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Plan It: Guys’ Weekend in Washington, DC
Comments () | Published May 13, 2008
SATURDAY: EXPLORE PENN QUARTER AND U STREET
Though you’ll take a spin around some tourist attractions on a bike this afternoon, you’ll spend most of the day exploring DC’s Penn Quarter and U Street neighborhoods.

9 AM: Breakfast

Pry yourself out of bed after a long night of partying and head to Poste Moderne Brasserie (555 Eighth St., NW; 202-783-6060) for a hearty breakfast to fuel up for the day. There’s a stick-to-your-ribs croque madame, a morning sandwich loaded with grilled ham and Gruyère and topped with a fried egg; a bagel with smoked salmon, cream cheese, and all the fixin’s; fluffy omelets sided with potatoes; and more. While most places in Penn Quarter only serve weekend brunch, Poste opens for breakfast on weekends at 8, so you can reward yourselves for rising early with a top-notch meal before walking to the International Spy Museum, just up the block. Breakfast entrées at Poste run between $8 and $14.50.

10 AM: Spy Museum
Head to the International Spy Museum (800 F St., NW; 202-393-7798) for a taste of espionage—real and Hollywood style. The museum requires a good amount of reading—a lengthy placard accompanies almost every exhibit and item on display—but you’ll get to see some real-life spy gadgetry, such as a pistol disguised as a tube of lipstick, alongside some of Hollywood’s renditions, like the 1964 Aston Martin outfitted for James Bond. The best part: You can spy on museumgoers from above while crawling through the ductwork in the ceiling. Tickets range from $15 to $18 depending on age.Noon: Lunch
For a fun, delicious lunch just a short walk from the museum, visit one of superchef José Andrés’s lively small-plates spots in the Penn Quarter neighborhood. His flagship, Jaleo (480 Seventh St., NW; 202-628-7949), features traditional and updated tastes of Spain; Oyamel (401 Seventh St., NW; 202-628-1005) is regional Mexican; and Zaytinya (701 Ninth St., NW; 202-638-0800) offers Mediterranean fare. All have tasty cocktails and a hip vibe. Even better, they’ve all been recognized as among the area’s best restaurants on The Washingtonian’s most recent 100 Best Restaurants list.

1 PM: Be Your Own Tour Guide

Work off your lunch with a do-it-yourself bike tour of the National Mall area. The Bike and Roll kiosk behind the Old Post Office Pavilion (1100 Pennsylvania Ave., NW; 202-289-4224) rents a variety of bikes—from cruisers to performance bicycles—at fees ranging from $15 for two hours to $70 for more than 4 hours. Rentals include a helmet, bike tube, pump, lock, city map, and handlebar bag.

A good loop to ride, setting off west from the Old Post Office Pavilion, is here. Be sure to stop and relax at each site—you have plenty of time to finish, so don’t feel like you need to rush. Along this route, you’ll see (in order):

• Ronald Reagan Building and International Trade Center
• White House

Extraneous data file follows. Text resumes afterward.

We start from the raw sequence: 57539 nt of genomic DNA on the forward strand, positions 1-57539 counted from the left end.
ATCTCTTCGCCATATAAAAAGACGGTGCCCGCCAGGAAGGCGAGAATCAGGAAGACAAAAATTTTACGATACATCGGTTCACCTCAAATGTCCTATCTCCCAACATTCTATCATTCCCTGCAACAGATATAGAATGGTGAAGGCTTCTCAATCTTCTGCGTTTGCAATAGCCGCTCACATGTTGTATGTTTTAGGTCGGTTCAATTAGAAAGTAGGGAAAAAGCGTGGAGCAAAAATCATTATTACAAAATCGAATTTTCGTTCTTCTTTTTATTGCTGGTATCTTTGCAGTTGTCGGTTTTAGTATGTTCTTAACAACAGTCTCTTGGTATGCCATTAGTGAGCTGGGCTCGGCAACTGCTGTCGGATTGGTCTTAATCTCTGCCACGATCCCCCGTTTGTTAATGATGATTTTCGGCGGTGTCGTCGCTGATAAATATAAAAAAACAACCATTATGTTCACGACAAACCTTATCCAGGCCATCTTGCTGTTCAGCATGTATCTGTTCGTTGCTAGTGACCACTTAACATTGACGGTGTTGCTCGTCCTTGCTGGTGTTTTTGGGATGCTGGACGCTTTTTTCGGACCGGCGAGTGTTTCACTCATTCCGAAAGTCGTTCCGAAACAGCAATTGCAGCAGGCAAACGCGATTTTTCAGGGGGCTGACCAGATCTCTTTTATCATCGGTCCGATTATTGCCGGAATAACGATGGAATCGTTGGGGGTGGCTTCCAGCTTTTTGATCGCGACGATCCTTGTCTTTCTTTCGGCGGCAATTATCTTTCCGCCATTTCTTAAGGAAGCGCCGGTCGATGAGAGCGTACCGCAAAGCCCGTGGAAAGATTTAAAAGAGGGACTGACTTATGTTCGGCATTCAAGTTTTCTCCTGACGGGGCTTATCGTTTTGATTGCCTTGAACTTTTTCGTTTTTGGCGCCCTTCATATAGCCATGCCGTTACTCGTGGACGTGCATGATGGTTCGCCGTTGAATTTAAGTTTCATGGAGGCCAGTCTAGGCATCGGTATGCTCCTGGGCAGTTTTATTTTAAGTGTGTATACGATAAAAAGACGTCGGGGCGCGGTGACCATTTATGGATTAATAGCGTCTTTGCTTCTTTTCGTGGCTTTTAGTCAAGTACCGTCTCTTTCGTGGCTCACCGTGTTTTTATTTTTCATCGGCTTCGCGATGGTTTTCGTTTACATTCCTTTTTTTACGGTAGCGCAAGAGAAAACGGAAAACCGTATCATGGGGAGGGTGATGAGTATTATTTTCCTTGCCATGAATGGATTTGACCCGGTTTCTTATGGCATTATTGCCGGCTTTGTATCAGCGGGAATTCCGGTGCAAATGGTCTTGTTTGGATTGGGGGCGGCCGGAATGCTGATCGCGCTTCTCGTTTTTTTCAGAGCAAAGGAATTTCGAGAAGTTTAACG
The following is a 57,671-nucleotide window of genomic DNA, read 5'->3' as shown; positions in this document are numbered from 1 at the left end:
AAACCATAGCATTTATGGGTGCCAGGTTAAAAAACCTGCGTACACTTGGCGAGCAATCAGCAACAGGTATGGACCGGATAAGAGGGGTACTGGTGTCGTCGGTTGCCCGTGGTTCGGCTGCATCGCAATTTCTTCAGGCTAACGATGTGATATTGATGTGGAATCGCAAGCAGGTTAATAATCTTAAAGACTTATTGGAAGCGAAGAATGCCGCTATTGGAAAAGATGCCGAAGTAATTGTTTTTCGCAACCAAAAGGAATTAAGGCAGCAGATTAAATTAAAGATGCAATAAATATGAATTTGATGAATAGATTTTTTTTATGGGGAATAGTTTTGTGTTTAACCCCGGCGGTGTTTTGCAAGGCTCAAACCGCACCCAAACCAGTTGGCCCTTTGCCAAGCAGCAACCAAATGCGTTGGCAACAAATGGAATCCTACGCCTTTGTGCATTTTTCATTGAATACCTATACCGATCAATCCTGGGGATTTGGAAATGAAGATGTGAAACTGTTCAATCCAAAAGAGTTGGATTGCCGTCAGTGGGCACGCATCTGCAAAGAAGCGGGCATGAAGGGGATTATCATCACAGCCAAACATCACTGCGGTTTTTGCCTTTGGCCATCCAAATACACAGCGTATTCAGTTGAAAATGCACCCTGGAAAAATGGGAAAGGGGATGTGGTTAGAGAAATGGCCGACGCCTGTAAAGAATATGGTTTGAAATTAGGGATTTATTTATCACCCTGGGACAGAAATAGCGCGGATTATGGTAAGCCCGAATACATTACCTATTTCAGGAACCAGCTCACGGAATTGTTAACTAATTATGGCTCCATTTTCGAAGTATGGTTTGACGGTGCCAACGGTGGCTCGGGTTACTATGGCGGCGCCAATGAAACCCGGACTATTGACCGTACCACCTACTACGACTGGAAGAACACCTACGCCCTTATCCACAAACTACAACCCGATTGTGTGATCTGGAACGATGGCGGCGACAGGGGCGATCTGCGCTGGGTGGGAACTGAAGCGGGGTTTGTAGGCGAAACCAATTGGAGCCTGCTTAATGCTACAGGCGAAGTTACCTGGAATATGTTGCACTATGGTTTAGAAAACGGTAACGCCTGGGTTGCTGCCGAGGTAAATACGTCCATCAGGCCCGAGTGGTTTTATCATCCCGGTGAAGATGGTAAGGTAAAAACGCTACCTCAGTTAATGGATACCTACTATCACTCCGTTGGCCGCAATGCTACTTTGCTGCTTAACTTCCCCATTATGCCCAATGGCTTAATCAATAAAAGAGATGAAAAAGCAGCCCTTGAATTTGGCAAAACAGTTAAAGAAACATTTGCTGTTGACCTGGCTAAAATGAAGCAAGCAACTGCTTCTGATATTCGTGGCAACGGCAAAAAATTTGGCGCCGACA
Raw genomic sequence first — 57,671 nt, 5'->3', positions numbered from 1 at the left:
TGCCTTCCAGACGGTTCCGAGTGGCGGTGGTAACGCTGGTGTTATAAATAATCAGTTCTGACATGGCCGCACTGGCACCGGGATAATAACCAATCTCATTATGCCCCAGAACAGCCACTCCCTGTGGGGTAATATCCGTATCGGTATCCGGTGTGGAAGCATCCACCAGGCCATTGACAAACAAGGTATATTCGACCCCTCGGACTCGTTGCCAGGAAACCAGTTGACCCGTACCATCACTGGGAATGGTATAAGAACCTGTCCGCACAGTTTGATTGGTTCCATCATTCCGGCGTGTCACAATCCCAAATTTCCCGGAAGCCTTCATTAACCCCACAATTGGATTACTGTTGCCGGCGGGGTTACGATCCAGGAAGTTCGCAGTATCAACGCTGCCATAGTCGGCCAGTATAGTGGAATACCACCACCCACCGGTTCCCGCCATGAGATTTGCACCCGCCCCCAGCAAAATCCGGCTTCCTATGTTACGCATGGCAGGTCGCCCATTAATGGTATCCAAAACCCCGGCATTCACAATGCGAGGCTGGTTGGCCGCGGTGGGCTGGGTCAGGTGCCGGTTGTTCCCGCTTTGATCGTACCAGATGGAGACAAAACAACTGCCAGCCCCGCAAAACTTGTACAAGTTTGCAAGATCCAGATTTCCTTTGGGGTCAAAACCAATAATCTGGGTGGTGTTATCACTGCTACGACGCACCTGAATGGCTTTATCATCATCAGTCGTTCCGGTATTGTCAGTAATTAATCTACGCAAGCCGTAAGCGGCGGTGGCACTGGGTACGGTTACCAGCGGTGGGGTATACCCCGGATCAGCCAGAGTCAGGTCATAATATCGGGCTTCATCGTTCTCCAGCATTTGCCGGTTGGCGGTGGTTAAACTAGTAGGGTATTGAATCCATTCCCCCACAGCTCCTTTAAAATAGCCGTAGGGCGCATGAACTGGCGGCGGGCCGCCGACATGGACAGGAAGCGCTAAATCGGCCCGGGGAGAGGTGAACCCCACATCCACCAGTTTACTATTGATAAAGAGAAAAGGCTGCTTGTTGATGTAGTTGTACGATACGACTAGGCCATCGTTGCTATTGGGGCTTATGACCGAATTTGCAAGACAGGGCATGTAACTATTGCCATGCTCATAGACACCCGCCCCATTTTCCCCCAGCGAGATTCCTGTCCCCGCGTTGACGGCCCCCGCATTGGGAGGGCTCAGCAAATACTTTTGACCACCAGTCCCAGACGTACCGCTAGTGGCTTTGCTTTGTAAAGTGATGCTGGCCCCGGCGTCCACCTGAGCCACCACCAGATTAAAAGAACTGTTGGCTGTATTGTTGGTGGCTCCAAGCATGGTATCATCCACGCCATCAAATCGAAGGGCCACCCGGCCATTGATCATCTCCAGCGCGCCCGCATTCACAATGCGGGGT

• Vietnam Veterans Memorial
• Lincoln Memorial
• Reflecting Pool
• Korean War Memorial
• Franklin D. Roosevelt Memorial
• Jefferson Memorial
• Washington Monument
• National Mall and Smithsonian museums
• J. Edgar Hoover FBI Building3:30 PM: Build Something
After returning your bikes, head to the National Building Museum (401 F St., NW; 202-272-2448) for an inside look at all things architectural. A brainchild of Congress in the 1980s, the museum is housed in an 1887 building designed by an army general and boasts several notable architectural achievements—most significantly, the Corinthian columns, standing 75-feet high and among the tallest in the world. In addition to its permanent collection, which documents the evolution of architectural styles and construction techniques through photographs, blueprints, and material samples, the museum houses temporary exhibits, such as an Amish barn raising, in its large open spaces. The museum is free, but a donation of $5 is suggested.

5 PM: Taste Beer From Around the World

At Regional Food and Drink (810 Seventh St., NW; 202-289-2030)—known as R.F.D. to locals—you can sample from more than 300 of bottles from across the country and around the world. Want to try a Bulgarian beer? Order a Zagorka Special Lager. How about a taste of the Czech Republic? Try the Crystal Diplomat Dark, one of two Czech beers on the menu. The bar also features the city’s largest tap list; draft selection changes weekly.

6:30 PM: Dinner
Hop in a cab or board a Metro train and head to the U Street Corridor—U Street between 9th and 18th streets, Northwest. For dinner, try Marvin (2007 14th St., NW; 202-797-7171), a new hot spot just off of U Street that offers an unconventional mix of soul food and Belgian fare. Don’t miss the chicken and waffles. If the weather’s nice, linger over a postdinner drink on the upstairs terrace before moving on to your next destination. Even when it’s a little chilly, the heaters up there keep it cozy. The closest Metro station is the U Street stop on the Green and Yellow lines.

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Posted at 12:00 AM/ET, 05/13/2008 RSS | Print | Permalink | Washingtonian.com Articles